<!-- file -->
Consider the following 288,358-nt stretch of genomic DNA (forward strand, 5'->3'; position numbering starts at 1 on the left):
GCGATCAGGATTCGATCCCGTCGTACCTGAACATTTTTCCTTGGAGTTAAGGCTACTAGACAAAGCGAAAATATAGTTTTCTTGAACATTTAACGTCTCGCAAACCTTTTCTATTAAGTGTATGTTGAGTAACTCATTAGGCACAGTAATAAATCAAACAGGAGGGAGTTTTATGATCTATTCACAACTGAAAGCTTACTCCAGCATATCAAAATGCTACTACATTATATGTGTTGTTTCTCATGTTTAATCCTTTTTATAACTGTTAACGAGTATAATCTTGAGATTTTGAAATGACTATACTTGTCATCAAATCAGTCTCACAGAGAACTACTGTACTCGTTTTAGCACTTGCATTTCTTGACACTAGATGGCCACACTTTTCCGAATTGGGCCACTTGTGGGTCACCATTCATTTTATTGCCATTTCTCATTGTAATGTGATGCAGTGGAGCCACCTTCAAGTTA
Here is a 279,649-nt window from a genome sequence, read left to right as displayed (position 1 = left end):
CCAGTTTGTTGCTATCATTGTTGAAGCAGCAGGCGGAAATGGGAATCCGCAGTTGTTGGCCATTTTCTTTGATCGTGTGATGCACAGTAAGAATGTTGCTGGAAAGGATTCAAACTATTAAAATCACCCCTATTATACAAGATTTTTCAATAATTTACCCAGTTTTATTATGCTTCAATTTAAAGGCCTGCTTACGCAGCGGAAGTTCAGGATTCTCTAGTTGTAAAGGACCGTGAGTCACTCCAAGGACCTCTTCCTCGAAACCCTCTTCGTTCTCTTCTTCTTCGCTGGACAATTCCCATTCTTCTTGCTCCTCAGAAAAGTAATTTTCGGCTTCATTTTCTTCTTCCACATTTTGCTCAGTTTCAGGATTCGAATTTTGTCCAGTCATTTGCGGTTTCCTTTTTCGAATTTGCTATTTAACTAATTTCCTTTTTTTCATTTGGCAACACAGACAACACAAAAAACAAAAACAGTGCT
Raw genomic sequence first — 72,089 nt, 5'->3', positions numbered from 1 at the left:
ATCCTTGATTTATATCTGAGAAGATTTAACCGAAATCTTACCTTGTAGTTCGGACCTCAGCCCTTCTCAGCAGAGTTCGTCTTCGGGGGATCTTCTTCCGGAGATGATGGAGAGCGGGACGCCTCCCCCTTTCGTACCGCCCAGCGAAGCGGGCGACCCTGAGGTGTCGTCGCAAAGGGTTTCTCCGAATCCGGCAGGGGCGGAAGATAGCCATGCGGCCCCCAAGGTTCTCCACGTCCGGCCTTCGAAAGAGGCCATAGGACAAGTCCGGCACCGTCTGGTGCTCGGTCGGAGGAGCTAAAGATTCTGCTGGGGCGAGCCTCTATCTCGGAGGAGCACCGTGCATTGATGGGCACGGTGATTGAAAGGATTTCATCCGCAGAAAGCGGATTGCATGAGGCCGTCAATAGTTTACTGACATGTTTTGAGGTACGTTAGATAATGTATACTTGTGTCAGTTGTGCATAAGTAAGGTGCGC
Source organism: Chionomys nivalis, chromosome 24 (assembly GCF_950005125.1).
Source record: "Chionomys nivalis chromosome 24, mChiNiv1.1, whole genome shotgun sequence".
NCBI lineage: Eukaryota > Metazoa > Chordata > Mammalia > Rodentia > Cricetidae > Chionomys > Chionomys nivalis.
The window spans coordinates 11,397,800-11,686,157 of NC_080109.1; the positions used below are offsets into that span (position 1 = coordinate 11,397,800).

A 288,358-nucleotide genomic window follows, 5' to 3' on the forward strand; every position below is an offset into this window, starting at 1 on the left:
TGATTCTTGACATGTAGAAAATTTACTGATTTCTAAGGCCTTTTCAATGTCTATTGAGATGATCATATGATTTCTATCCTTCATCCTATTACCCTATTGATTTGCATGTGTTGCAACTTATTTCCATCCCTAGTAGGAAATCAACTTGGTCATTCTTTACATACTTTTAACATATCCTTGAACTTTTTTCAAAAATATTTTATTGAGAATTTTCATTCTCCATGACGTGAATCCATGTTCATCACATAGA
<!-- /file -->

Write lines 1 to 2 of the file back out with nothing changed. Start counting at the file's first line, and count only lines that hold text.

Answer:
Consider the following 288,358-nt stretch of genomic DNA (forward strand, 5'->3'; position numbering starts at 1 on the left):
GCGATCAGGATTCGATCCCGTCGTACCTGAACATTTTTCCTTGGAGTTAAGGCTACTAGACAAAGCGAAAATATAGTTTTCTTGAACATTTAACGTCTCGCAAACCTTTTCTATTAAGTGTATGTTGAGTAACTCATTAGGCACAGTAATAAATCAAACAGGAGGGAGTTTTATGATCTATTCACAACTGAAAGCTTACTCCAGCATATCAAAATGCTACTACATTATATGTGTTGTTTCTCATGTTTAATCCTTTTTATAACTGTTAACGAGTATAATCTTGAGATTTTGAAATGACTATACTTGTCATCAAATCAGTCTCACAGAGAACTACTGTACTCGTTTTAGCACTTGCATTTCTTGACACTAGATGGCCACACTTTTCCGAATTGGGCCACTTGTGGGTCACCATTCATTTTATTGCCATTTCTCATTGTAATGTGATGCAGTGGAGCCACCTTCAAGTTA